Posts with the tag
“Big Data”

Disrupt and Innovate in a Data-Driven World

13th February 2018 by Claudia Juech

If you do an internet search for ‘data-driven disruption’ you can find articles about almost every industry being disrupted by digitalisation and new applications of data. Banking, transportation, healthcare, retail, and real estate, all have seen the emergence of new business models fundamentally changing how customers use their services. While there are instances of data-driven efforts in the nonprofit sector, they are not as widespread as they can be. Bridgespan Group estimated in 2015 that only 6% of nonprofits use data to drive improvements in their work.  

At the same time, the Sustainable Development Goals (SDGs) have set a very ambitious global change agenda and we won’t be able to meet their targets by doing business as usual. To achieve the SDGs requires new ideas across the board: new solutions, new sources of funding, new ways of delivering services and new approaches to collaborating within and across social, public and private sectors.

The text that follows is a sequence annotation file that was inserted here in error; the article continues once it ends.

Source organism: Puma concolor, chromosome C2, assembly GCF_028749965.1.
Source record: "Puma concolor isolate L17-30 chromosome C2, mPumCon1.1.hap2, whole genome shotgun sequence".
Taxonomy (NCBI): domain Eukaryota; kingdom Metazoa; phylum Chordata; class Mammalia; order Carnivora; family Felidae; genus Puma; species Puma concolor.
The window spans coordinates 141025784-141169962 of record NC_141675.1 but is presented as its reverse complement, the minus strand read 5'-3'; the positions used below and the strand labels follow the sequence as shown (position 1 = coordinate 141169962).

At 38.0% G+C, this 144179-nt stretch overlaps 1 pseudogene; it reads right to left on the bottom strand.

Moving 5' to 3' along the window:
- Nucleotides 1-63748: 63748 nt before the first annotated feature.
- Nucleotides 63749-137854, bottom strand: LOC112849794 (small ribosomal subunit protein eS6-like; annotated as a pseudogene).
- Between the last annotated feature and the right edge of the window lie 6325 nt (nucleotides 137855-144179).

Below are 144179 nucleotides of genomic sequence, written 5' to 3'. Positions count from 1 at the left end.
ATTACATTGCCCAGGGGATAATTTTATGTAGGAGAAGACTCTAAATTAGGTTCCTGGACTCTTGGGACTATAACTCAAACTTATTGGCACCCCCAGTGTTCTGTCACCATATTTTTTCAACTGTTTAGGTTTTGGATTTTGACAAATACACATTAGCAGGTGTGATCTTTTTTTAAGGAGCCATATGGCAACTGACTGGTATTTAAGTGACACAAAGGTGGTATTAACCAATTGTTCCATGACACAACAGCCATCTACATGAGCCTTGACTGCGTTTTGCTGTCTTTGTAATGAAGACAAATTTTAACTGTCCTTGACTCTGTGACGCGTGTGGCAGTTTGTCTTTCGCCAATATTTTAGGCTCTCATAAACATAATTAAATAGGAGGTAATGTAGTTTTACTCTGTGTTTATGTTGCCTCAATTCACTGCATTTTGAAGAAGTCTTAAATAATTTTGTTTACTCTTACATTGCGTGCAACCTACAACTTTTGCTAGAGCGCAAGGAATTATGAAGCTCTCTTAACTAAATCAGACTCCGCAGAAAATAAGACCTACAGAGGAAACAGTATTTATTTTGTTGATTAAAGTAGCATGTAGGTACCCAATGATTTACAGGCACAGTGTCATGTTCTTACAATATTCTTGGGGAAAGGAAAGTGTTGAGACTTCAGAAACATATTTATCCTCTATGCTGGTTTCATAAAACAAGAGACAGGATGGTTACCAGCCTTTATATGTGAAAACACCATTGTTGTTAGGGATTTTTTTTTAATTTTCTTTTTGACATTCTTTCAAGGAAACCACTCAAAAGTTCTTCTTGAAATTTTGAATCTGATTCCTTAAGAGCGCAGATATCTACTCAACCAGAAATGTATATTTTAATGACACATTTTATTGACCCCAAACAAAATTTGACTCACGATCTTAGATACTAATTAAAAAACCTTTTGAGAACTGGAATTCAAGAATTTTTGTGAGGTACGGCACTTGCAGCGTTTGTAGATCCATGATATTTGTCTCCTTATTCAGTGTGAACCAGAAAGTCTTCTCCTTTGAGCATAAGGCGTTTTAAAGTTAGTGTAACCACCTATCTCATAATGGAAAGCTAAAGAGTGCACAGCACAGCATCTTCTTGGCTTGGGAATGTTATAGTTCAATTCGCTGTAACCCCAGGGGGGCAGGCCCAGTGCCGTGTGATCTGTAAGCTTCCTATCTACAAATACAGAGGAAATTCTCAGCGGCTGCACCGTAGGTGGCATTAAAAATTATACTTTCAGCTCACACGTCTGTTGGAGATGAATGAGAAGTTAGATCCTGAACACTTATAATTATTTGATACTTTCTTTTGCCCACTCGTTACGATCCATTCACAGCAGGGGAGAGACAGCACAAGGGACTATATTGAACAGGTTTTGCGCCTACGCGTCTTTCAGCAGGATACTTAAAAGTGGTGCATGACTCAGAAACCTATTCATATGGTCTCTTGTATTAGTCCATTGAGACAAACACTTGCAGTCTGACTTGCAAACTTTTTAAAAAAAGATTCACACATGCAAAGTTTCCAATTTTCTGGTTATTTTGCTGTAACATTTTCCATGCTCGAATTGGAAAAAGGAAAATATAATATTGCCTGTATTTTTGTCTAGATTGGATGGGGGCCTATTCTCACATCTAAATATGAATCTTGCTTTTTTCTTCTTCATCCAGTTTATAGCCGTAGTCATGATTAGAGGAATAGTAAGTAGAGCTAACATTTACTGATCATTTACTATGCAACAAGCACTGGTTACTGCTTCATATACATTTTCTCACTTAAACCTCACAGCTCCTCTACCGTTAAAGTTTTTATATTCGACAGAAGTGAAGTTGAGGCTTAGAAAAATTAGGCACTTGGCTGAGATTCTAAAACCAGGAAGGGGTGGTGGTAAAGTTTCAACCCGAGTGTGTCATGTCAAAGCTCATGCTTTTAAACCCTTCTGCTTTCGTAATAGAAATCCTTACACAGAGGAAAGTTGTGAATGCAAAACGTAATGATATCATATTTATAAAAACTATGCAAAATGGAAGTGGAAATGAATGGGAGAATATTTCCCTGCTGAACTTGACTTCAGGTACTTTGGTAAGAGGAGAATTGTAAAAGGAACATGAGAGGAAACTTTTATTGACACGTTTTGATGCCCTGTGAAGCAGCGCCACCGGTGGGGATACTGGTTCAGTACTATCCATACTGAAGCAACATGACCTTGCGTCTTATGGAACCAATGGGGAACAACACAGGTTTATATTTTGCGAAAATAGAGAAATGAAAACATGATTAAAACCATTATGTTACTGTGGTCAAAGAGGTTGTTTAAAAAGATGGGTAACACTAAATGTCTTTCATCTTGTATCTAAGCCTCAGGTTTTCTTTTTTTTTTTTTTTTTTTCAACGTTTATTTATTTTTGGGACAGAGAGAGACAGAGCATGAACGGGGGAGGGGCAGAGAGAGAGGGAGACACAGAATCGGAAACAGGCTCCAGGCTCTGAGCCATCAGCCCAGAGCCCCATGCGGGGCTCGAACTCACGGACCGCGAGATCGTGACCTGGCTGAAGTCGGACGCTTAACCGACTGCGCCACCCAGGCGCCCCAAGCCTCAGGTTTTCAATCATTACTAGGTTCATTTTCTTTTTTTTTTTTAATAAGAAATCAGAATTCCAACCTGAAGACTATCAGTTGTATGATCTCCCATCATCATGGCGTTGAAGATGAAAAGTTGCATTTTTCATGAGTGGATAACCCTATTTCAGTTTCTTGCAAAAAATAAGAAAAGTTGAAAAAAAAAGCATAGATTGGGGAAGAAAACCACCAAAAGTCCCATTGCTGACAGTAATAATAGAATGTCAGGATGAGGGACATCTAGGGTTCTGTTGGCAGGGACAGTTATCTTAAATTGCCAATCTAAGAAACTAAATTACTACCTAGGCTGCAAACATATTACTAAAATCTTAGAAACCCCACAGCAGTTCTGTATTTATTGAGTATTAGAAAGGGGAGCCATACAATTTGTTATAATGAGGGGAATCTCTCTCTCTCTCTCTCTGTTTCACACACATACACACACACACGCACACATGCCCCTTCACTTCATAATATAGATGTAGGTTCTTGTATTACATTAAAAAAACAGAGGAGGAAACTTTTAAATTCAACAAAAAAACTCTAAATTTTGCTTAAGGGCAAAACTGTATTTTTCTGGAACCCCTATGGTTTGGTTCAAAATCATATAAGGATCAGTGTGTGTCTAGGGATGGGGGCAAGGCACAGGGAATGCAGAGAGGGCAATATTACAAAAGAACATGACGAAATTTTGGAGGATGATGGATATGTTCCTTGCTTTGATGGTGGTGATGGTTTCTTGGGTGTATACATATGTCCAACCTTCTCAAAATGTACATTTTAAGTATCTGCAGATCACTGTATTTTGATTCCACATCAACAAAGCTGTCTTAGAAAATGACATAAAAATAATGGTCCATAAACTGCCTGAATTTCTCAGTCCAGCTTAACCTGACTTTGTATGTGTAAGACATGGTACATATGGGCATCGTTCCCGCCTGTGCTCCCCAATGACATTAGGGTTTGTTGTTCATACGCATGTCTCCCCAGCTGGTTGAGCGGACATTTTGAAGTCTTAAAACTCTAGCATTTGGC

The private sector already very successfully uses data analytics and machine learning not only to realise efficiency gains but also – even more importantly – to create completely new services and business models. For example, applying machine learning to wind forecasting is expected to reduce uncertainty in wind energy production by more than 45% and will allow utilities to integrate wind more easily with traditional forms of power supply. And entirely new utility start-ups such as Drift use machine learning technologies to provide customers with cheaper wholesale energy prices by more accurately predicting consumption. 

In the nonprofit sector, early applications of data analytics and machine learning have mostly focused on improving fundraising and marketing. In a next step, the broader adoption of data analysis techniques and tools has the potential to help nonprofits increase their programmatic impact as well as identify completely new ways of achieving their mission.